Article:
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Connected home - market evolution & protocol wars


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What did we even start developing smart homes? Is it really a future? What technologies will be leading this revolution?
During Hardgroup #4 Borys Tomala from answers this questions and compares WiFi, Z-wave, Zigbee, Bluetooth Smart and Thread.

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Connected home - market evolution & protocol wars

  1. 1. Connected home Borys Tomala Poznań, Hardgroup #4, 2016-02-23
  2. 2. About me Currently: ● Founder & Head of Product @ ● Contributor @ The Things Network Previously: ● Director, Software R&D @ Novamedia ● Embedded Software Engineer @ Samsung R&D
  3. 3. About Full stack Internet of Things solution for: ● manufacturers, ● implementation companies, ● enterprises & municipalities. Hardware: ● connectivity modules, ● security & cloud integration inside, ● firmware SDK & tools. Hardware agnostic data platform: ● data collection, ● secure storage, ● advanced analytics. Service management: ● applications API, ● services & API keys monitoring, ● advanced integrations.
  4. 4. Agenda 1. Why did we want our homes to be smart? 2. Solutions evolution. 3. What we really need? 4. Protocol wars: a. WiFi b. Z-wave c. Zigbee d. Bluetooth e. Thread 5. What the future brings? 6. Conclusion.
  5. 5. Why did we want our homes to be smart? 1. The Jetsons had it. 2. It’s possible! … … … … 3. There are also some economical benefits.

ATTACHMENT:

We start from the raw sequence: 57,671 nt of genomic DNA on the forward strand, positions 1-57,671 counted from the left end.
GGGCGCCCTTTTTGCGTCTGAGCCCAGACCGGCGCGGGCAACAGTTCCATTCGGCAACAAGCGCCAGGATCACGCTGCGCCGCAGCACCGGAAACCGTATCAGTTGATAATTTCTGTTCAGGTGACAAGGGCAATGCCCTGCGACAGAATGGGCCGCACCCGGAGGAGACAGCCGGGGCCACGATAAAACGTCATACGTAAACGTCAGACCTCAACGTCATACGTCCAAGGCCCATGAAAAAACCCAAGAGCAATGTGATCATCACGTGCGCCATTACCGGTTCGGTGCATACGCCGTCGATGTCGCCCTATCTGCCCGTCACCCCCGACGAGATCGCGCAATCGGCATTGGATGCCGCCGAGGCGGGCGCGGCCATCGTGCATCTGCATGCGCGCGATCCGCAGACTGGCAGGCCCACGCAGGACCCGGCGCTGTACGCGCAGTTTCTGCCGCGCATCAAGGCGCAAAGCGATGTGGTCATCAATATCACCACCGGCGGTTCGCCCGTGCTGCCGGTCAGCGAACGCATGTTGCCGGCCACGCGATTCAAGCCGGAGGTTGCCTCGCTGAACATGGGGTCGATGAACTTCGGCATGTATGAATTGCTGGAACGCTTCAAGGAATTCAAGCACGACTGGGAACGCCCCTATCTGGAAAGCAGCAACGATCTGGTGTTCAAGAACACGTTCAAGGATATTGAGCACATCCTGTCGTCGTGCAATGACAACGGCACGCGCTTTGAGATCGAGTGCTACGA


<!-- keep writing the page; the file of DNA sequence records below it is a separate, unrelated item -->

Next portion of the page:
6. 6. Solutions evolution 1975 - X10 First general purpose automation technology. Switching appliances and dimming lights over powerline from central console.
  7. 7. Solutions evolution 1990 - Wired specifications EIB (future KNX) Twisted-pair based electrical installations control. - Expensive, - A lot of wires, - Simple automation and control.
  8. 8. Solutions evolution 2003/2004 - Wireless revolution Z-wave/Zigbee Cheapier, easier, faster. Still dumb.
  9. 9. Solutions evolution 2004-2010 - Wireless evolution Rules engine
  10. 10. Solutions evolution 2004-2010 - Wireless evolution Rules engine
  11. 11. Solutions evolution 2004-2010 - Wireless evolution ● single point of failure, ● non-reliable, ● some of them depend on Internet connection, ● limited possibilities, ● need for setup rules/scenes - dumb.
  12. 12. Solutions evolution 2010 - now ● “smart” becomes synonym of “dumb” ● some of companies started to realize what it’s really about, ● introduction of “connected”, “conscious” and “thoughtful” homes, ● switching from system-oriented to product-oriented homes.
  13. 13. What we really need? We don’t need smart home systems! We need connected products and smart services, which increase our security, comfort and savings!
  14. 14. What we really need? What connected home should lool like? ● no central unit or hub, ● no single point of failure, ● can’t rely on Internet connection - devices have to talk to each other! ● interoperable - products from different manufacturers need to understand each other. ● secured, ● product-oriented, but the real product is a service, not device! ● easy provisioning, ● invisible solutions!
  15. 15. What we really need? It’s not about control. It’s about not having to!
  16. 16. What we really need?
  17. 17. What we really need?
  18. 18. Protocol wars or “My lightbulb is smarter than your lightbulb!”
  19. 19. Protocol wars Requirements for technology: ● low power ● no single point of failure, ● reliable, ● self-healing mesh, ● secure
  20. 20. Protocol wars Pros: ● well-adopted, ● high throughput Cons: ● power-hungry, ● star-topology (SPoF), ● difficult provisioning, ● no application layer, ● price. Conclusion: Great for mains-powered devices which need high- throughput (eg. A/V streaming).